Triathlon champion inspires students at CIS
A six-time world champion who has competed in 79 triathlons worldwide told elementary school students how they can change the world by participating in their own races.
Tony Schiller spoke to students at Cambridge Intermediate School on Thursday, May 24, about MiracleKids Triathlon: Kids Racing for Kids Who Can’t.
“We inspire kids to race for someone else, and as a result they get fit,” he said. “Rather than fitness being the focus of it, fitness becomes the result. We really emphasize kids serving kids.”
The annual triathlons for kids are fundraisers put on by the Miracles of Mitch Foundation, which was inspired by 9-year-old Mitch Chepokas to help the families of children battling cancer in Minnesota.
Since its inception in 2003, The Miracles of Mitch Foundation has provided financial and quality-of-life assistance to hundreds of pediatric cancer families.
Each MiracleKid races in honor of a specific Minnesota child who has been treated for cancer, whose name is marked on the racer’s left leg during the triathlon.
“From a fitness standpoint it’s obviously fabulous, but this opens up children to the idea of public service, of serving other kids. It’s just amazing,” Schiller said. “What I’ve found is that when you motivate kids to exercise and you’re goal is to get them to exercise, it’s really, really hard to change a lifestyle, but when you inspire them to do things for someone else, oftentimes they will do that as part of their core belief.”
Miracles of Mitch Foundation founders Becky and Steve Chepokas know what it means to lose a child. They’ve also experienced the financial challenges families face during a long-term or terminal illness.
One of Steve Chepokas’ fondest memories is of his 9-year-old son Mitch’s last Christmas in December 2002. Mitch realized this would probably be his last Christmas, yet he refused to think only of himself. He believed his fellow pediatric cancer patients at the University of Minnesota Children’s Hospital had needs far greater than his own. Although friends from around the world sent him money to use as he saw fit, his time was running out.
Mitch initiated a random act of kindness to ease their day-to-day burden and help ensure they had a happy holiday season. “Dad, these families need help,” he said. “I want to give them my money.” Steve and Mitch went to the bank and cleaned out his savings account—in denominations of crisp $100 bills. They stuffed the money into envelopes and delivered them anonymously under the doors of the other kids in the hospital, suddenly making their Christmas a little brighter. It’s a memory the family will cherish forever, but it didn’t end there.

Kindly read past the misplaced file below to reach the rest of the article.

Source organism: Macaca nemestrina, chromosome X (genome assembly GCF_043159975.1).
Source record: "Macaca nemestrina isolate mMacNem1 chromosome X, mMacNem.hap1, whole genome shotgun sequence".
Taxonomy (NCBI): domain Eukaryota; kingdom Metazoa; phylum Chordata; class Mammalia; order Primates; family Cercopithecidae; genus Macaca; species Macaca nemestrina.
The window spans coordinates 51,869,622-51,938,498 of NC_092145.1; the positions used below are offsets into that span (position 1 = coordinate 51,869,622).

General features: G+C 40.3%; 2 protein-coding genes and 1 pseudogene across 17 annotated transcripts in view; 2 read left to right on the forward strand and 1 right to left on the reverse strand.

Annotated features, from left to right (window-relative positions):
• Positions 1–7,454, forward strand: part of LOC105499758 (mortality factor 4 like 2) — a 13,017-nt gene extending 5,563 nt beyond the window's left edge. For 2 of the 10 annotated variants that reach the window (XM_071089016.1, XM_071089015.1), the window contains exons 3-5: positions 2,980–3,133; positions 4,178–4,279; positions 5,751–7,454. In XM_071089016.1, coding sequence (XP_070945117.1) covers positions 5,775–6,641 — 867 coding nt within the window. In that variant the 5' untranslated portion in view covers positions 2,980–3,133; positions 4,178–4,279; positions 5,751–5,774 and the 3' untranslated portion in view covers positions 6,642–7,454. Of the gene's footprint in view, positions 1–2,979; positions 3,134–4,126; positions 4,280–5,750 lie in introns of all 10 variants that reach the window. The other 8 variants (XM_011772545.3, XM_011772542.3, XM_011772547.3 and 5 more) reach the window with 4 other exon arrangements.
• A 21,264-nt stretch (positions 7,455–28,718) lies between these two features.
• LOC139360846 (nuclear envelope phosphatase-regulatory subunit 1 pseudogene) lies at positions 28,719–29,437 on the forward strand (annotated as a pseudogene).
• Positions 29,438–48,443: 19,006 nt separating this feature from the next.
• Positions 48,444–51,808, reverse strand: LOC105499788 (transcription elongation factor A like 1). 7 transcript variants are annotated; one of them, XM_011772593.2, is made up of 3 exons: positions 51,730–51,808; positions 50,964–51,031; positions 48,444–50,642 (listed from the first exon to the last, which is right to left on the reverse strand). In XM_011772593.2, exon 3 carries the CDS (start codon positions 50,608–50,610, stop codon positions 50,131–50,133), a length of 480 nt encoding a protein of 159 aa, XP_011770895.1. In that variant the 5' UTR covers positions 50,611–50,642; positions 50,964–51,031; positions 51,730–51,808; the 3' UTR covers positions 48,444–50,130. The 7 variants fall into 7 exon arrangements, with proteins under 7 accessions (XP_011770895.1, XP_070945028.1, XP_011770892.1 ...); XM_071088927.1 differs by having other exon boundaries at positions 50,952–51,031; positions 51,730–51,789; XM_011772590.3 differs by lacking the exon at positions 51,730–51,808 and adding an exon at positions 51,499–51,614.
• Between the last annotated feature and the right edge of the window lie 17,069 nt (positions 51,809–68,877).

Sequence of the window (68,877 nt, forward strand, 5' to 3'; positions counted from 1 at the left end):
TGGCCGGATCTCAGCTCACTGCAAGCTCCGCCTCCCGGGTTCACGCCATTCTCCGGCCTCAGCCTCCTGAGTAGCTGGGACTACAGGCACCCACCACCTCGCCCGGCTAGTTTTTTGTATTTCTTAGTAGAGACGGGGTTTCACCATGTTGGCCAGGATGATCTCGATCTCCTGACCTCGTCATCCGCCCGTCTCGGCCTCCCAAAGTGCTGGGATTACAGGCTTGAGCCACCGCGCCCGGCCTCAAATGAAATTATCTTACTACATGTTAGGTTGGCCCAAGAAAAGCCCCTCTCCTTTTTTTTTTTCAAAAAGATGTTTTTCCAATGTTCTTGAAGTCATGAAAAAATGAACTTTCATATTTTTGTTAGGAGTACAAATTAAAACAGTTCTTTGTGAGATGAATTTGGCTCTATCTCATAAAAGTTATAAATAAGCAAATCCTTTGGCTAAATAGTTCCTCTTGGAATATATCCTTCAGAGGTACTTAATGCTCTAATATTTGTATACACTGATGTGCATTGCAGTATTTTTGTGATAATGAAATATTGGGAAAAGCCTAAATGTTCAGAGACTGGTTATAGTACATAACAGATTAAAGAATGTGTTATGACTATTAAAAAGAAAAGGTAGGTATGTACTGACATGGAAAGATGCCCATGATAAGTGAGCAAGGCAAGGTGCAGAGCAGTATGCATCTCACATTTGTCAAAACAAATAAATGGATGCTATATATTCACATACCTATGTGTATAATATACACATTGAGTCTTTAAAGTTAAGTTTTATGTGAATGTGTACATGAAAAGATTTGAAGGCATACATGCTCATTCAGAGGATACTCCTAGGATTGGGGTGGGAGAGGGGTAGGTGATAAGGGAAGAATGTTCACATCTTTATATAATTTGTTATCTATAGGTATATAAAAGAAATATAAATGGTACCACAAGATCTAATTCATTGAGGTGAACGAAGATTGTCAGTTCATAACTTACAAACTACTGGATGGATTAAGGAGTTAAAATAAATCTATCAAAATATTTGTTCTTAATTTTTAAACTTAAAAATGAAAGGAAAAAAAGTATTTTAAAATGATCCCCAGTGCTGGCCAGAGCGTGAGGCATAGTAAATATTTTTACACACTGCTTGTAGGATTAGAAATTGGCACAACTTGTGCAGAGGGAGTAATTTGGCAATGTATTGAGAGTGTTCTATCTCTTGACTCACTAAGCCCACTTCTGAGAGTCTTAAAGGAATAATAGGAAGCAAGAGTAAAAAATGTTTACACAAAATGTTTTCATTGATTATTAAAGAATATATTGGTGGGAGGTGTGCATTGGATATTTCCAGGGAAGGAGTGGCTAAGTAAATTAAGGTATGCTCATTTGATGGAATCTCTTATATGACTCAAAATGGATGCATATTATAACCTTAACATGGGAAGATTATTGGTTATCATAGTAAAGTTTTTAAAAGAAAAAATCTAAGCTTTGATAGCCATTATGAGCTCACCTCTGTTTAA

Mitch, inspired by the holiday joy he had brought these families, hoped to again help them the next year. However, he immediately realized that he wouldn’t live to see another Christmas. He made Steve “pinky swear” to continue helping these families after he was gone, easing their financial burden so they can enjoy their time together. As a result of this simple gesture, The Miracles of Mitch Foundation was born.
Schiller is the director of MiracleKids Triathlon, one of many programs of the foundation.
When he was in school, Schiller said he was cut from seven different sports teams before he tried track.
“After a while, you stop believing in yourself, and I did,” he said.
In his first race, he finished third, but there were only two other students in the race. Schiller told his coach he was last, expecting to be cut.
“But my coach told me I wasn’t last and he explained something to me,” Schiller said. “Here’s how you get last. There’s two different ways. The first way you get last is if you have ‘DNF’ written next to your name–Did Not Finish. But the one certain way to make you last is if you have ‘DNS’ next to your name–Did Not Start. My coach told me a lot of kids are so afraid to try that they would not start.”
Years later, Schiller has started and finished 79 triathlons worldwide, competing in another eight this summer. With MiracleKids Triathlon, he hopes to inspire kids to help others all while getting fit.
“I’ve raced in triathlons all over the world,” he told students. “Each and every one of you has the incredible opportunity to do amazing things with your life.”